“I bought Poker Copilot twice because I absolutely needed it at the time to make money. My email was broken, and one of my hard disks containing the Poker Copilot license key was broken too, so I bought it again.”
Of course all he had to do was e-mail me for the original key, but it may have taken some hours or even a day for me to respond.
It’s called THETA Poker and it lets you play No Limit Texas Hold’em on the iPhone. You play against a range of surprisingly subtle AI players, each with their own characteristics.
It’s highly playable. And perfect for passing time on public transport or in a doctor’s surgery.
This game got me thinking about what it would take to make a good AI poker player.
The danger of any computer game where you play against a computer-controlled player is that you quickly learn the style of that player, and develop a counter-style. You become adept at beating the computer but not necessarily at beating real life players. Real life players adapt to your counter-style and develop a counter-counter-style.
It would be fun to be a computer science honours student these days. If that were me, my honours project would be developing an adaptive AI poker player that measures up each opponent and alters its play accordingly. It would also add a random factor to particular plays. And would modify its playing style every so often, to confuse the humans. Tight-aggressive for 10 hands or so, then Loose-Aggressive for another 10 hands or so. A few rounds of obsessive blind-stealing, then backing off for a few rounds.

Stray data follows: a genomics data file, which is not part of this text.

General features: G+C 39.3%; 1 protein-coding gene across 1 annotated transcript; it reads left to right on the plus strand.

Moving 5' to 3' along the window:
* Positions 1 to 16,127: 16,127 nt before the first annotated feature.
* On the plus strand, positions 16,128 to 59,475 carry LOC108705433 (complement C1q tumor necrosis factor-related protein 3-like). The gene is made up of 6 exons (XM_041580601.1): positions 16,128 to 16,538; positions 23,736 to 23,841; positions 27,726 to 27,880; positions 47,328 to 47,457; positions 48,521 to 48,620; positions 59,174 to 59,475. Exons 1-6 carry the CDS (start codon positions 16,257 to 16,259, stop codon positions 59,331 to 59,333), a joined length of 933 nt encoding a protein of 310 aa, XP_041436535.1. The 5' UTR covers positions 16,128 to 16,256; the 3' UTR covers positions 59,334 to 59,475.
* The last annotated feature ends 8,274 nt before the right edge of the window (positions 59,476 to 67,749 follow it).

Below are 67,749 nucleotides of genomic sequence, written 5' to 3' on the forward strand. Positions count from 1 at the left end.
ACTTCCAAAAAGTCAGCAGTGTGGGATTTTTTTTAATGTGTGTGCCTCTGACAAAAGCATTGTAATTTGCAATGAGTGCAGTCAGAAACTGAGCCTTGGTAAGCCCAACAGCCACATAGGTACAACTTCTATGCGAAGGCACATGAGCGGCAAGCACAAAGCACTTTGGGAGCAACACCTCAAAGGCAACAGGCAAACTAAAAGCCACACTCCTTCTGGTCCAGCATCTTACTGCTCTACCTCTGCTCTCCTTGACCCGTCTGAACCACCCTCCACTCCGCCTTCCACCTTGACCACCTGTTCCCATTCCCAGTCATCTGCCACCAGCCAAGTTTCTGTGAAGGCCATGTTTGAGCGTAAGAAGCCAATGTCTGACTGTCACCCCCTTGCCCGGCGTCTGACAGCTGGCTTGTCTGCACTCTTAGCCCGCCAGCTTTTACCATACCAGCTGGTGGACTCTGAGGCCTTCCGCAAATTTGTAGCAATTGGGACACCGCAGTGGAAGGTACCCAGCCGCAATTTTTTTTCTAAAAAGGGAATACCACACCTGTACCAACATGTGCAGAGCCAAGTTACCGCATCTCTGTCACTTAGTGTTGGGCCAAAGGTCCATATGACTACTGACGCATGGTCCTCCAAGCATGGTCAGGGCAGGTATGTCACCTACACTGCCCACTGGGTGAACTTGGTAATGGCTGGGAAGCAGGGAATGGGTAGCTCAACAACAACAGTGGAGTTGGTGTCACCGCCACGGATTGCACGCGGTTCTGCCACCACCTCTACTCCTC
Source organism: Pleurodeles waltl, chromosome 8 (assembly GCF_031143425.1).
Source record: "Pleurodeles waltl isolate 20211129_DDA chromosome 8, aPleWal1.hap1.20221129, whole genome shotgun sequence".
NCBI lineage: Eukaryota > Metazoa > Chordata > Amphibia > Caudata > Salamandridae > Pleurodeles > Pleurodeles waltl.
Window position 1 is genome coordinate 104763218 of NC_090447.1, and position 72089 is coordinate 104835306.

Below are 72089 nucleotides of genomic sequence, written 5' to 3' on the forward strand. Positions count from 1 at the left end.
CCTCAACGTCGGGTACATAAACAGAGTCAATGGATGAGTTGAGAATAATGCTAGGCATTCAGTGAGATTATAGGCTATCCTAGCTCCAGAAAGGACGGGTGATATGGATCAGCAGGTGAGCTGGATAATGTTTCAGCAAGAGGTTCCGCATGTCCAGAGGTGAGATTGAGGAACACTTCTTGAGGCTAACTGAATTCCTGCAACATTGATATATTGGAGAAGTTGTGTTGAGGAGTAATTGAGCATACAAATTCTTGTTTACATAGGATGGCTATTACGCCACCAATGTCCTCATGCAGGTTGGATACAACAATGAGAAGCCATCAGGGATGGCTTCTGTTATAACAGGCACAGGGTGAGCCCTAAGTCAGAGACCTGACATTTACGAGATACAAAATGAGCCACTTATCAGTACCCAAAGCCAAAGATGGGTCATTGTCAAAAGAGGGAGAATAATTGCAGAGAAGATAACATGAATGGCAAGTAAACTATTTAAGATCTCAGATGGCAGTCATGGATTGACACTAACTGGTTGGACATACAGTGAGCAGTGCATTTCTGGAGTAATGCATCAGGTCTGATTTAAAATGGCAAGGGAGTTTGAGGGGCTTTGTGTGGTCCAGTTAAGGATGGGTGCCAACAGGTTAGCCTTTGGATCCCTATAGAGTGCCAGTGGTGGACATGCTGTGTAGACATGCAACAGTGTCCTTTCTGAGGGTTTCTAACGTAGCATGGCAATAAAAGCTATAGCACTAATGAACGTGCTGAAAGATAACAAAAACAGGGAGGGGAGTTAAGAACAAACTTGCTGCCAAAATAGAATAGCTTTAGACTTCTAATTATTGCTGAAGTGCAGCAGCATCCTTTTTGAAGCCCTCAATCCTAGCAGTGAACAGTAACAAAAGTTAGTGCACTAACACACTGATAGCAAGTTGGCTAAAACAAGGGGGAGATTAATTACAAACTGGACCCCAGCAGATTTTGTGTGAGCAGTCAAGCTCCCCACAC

It could be that every second CS honours student is already doing this – and then unleashing it as a bot on the world of online poker.
Disclaimer: The creator of THETA Poker and I did a “you can have my software if I can have yours” arrangement.
Someone on the Business of Software forum asked about using a “if you are not satisfied, we’ll give you your money back” guarantee instead of a 30-day free trial.
I think a software company should consider offering both.
You want to reduce the feeling the potential customer has of “taking a risk” when they buy your product. This makes people far more likely to purchase.
Take stock of your own feelings next time you are parting with a significant amount of money. Feel the sense of risk. Feel the sense that it might not be what you want. Consider what would alleviate that sense of risk. What about a chance to try it first? and a no-questions-asked money back guarantee?
It works. That’s why many software companies offer both. That’s why the Poker Copilot home page mentions both:
Ah crap. Full Tilt has introduced a new feature called “Run It Twice”. “Run It Twice” hands seriously screws things up for Poker Copilot.
There’s a sample hand history below in which I’ve changed the names to protect the innocent. One game number, one flop, two turns, two turns, two rivers, two pots. This doesn’t fit into Poker Copilot’s database, model or user interface.
I’m not sure what to do about this. Any smart readers got a nifty suggestion?